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Italy's top court clarifies fascist salute ruling

Cassation court clarifies reports about fascist salute after January ruling.

Italy's top court on Wednesday said that a fascist salute may be a crime even if performed during a commemorative event, in contrast to reports following a ruling earlier this year.

The Cassation Court has clarified that a number of factors must be considered when evaluating whether the stiff-armed salute constitutes a crime, and that making the so-called saluto romano during a commemoration does not automatically "neutralise" the offence, state broadcaster RAI News reports.

These factors include the setting and its "symbolic value" and the degree to which the location it is linked - or not - to the Fascist era, the number of participants, the "insistent repitition" of the gesture and the "danger of emulation".

The court's clarifation comes after it ruled in January that the fascist salute could be considered a crime only "under certain conditions", including if performed in circumstances that risk a "concrete danger" of reviving the banned Fascist party.

In such cases, the court ruled that judges can apply the 1952 Scelba Law against "apology for fascism" and attempting to restore Mussolini's Fascist party.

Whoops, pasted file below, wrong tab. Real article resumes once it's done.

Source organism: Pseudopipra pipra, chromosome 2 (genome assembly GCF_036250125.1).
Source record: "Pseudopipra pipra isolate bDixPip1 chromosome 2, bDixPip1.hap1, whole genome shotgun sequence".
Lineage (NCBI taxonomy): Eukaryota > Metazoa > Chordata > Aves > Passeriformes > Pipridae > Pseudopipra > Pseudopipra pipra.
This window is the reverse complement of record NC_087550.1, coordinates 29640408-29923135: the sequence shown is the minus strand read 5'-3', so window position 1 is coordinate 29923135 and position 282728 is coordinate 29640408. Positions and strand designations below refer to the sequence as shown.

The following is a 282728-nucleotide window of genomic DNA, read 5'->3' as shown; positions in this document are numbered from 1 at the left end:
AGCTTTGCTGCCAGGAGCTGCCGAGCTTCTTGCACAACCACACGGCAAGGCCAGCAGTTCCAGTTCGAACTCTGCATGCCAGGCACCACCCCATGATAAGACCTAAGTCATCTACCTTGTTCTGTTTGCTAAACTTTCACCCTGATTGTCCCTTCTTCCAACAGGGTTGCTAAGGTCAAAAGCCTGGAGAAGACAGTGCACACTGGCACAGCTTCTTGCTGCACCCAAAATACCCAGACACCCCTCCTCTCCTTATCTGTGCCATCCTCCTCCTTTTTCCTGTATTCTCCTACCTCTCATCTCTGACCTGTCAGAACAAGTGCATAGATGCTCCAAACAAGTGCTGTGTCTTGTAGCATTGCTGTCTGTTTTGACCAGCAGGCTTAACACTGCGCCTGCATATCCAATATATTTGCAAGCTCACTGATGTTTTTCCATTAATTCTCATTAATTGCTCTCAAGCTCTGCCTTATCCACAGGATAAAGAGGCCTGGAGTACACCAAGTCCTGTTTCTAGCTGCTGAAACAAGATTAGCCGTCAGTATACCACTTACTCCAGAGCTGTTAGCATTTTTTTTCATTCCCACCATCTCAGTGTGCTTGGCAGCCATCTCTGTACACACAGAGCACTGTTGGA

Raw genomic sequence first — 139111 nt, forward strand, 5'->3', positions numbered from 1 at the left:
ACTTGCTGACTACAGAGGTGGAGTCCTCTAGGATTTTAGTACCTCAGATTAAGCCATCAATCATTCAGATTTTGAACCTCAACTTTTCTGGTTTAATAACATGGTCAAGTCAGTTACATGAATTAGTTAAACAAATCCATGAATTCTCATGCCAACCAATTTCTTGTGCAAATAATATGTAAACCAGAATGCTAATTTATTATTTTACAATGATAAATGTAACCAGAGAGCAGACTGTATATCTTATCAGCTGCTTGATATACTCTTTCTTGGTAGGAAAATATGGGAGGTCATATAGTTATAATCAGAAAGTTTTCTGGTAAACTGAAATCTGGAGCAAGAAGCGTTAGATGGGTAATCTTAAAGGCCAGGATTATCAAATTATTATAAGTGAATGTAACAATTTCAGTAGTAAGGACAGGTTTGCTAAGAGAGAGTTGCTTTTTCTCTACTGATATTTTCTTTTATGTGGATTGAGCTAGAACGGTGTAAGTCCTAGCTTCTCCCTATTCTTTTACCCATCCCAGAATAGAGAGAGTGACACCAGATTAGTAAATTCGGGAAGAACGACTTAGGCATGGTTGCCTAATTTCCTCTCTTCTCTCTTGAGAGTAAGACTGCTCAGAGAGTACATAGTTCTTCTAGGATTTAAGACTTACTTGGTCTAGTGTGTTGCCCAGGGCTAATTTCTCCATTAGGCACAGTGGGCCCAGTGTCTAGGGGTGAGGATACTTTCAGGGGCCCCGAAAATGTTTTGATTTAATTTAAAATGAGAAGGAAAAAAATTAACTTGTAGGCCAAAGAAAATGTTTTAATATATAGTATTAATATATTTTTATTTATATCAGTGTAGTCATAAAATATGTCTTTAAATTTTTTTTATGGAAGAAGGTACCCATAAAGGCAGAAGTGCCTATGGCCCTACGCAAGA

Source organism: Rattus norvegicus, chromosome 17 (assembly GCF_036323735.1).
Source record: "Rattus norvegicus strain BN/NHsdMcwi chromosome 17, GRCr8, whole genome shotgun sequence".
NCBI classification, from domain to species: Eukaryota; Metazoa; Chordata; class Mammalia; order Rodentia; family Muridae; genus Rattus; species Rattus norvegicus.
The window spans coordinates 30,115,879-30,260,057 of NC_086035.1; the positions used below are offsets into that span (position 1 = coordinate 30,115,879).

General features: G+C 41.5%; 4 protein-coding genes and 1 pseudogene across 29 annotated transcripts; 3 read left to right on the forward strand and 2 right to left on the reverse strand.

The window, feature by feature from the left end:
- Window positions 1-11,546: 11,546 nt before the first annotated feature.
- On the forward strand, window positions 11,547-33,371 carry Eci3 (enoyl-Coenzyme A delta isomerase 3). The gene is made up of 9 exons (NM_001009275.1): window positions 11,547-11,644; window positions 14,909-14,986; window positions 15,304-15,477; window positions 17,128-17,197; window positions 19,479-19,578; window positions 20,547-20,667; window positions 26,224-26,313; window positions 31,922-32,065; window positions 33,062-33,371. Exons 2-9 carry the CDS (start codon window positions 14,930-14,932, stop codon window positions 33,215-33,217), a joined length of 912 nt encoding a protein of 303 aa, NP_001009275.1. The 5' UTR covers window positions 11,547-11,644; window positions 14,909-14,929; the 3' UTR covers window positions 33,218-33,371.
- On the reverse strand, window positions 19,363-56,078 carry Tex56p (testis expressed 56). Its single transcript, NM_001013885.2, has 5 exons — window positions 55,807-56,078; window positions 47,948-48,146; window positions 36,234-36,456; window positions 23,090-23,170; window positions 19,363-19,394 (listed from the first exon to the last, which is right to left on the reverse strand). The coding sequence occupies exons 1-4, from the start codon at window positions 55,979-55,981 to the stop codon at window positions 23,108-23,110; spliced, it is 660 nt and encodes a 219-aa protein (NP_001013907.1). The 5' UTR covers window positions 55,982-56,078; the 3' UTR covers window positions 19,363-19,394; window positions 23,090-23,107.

The court ruled that the fascist salute could also be considered a crime if it posed a risk to public order under the 1993 Mancino Law which permits the prosecution of those involved in racial, ethnic and religious discrimination and the incitement of hate crime.

In making its ruling, the court ordered a second appeals trial in the case of eight neo-fascist militants who made the salute during a 2016 event in Milan to commemorate the 1975 killing of fellow militant Sergio Ramelli.

The January ruling was initially interpreted as meaning that the salute is not a criminal offence if performed at events such as a rally in Rome in January to commemorate the killing of three neo-fascist youths in the Italian capital in 1978.

The Acca Larenzia event takes place every January however this year it sparked outrage after viral video footage of hundreds of men performing the fascist salute made news headlines around the world.

The event took place outside the former headquarters of the neo-fascist Movimento Sociale Italiano (MSI), a percursor to the right-wing Fratelli d'Italia party led by Italy's prime minister Giorgia Meloni.

Photo Il Fatto Quotidiano

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